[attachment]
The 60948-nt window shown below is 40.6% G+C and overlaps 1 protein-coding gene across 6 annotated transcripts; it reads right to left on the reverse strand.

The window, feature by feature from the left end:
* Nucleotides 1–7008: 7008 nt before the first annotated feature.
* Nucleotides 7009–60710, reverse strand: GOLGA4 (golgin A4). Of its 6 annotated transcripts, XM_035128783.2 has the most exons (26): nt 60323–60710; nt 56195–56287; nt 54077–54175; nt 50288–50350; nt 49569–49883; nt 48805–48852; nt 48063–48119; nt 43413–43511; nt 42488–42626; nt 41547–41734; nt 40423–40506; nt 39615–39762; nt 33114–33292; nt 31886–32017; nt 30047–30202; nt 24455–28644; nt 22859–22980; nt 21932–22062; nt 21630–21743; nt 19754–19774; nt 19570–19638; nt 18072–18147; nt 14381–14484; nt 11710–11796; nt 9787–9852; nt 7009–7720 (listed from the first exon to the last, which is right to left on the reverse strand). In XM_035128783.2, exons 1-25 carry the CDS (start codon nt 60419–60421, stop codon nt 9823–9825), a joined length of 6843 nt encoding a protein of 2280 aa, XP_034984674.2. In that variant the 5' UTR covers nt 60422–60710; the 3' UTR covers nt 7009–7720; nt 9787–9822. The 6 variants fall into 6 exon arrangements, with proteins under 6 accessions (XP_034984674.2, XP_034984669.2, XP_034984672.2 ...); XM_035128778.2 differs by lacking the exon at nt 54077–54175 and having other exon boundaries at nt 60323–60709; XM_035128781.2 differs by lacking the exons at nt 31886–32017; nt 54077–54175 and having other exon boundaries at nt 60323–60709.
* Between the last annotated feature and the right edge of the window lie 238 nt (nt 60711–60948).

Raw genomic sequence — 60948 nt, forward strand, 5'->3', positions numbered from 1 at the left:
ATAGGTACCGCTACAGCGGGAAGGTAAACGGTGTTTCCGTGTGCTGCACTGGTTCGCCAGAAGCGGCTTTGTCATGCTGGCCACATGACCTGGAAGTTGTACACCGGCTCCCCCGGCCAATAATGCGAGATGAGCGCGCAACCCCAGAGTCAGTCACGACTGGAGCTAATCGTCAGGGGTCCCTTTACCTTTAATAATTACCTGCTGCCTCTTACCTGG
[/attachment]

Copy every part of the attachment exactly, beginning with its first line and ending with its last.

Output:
The 60948-nt window shown below is 40.6% G+C and overlaps 1 protein-coding gene across 6 annotated transcripts; it reads right to left on the reverse strand.

The window, feature by feature from the left end:
* Nucleotides 1–7008: 7008 nt before the first annotated feature.
* Nucleotides 7009–60710, reverse strand: GOLGA4 (golgin A4). Of its 6 annotated transcripts, XM_035128783.2 has the most exons (26): nt 60323–60710; nt 56195–56287; nt 54077–54175; nt 50288–50350; nt 49569–49883; nt 48805–48852; nt 48063–48119; nt 43413–43511; nt 42488–42626; nt 41547–41734; nt 40423–40506; nt 39615–39762; nt 33114–33292; nt 31886–32017; nt 30047–30202; nt 24455–28644; nt 22859–22980; nt 21932–22062; nt 21630–21743; nt 19754–19774; nt 19570–19638; nt 18072–18147; nt 14381–14484; nt 11710–11796; nt 9787–9852; nt 7009–7720 (listed from the first exon to the last, which is right to left on the reverse strand). In XM_035128783.2, exons 1-25 carry the CDS (start codon nt 60419–60421, stop codon nt 9823–9825), a joined length of 6843 nt encoding a protein of 2280 aa, XP_034984674.2. In that variant the 5' UTR covers nt 60422–60710; the 3' UTR covers nt 7009–7720; nt 9787–9822. The 6 variants fall into 6 exon arrangements, with proteins under 6 accessions (XP_034984674.2, XP_034984669.2, XP_034984672.2 ...); XM_035128778.2 differs by lacking the exon at nt 54077–54175 and having other exon boundaries at nt 60323–60709; XM_035128781.2 differs by lacking the exons at nt 31886–32017; nt 54077–54175 and having other exon boundaries at nt 60323–60709.
* Between the last annotated feature and the right edge of the window lie 238 nt (nt 60711–60948).

Raw genomic sequence — 60948 nt, forward strand, 5'->3', positions numbered from 1 at the left:
ATAGGTACCGCTACAGCGGGAAGGTAAACGGTGTTTCCGTGTGCTGCACTGGTTCGCCAGAAGCGGCTTTGTCATGCTGGCCACATGACCTGGAAGTTGTACACCGGCTCCCCCGGCCAATAATGCGAGATGAGCGCGCAACCCCAGAGTCAGTCACGACTGGAGCTAATCGTCAGGGGTCCCTTTACCTTTAATAATTACCTGCTGCCTCTTACCTGG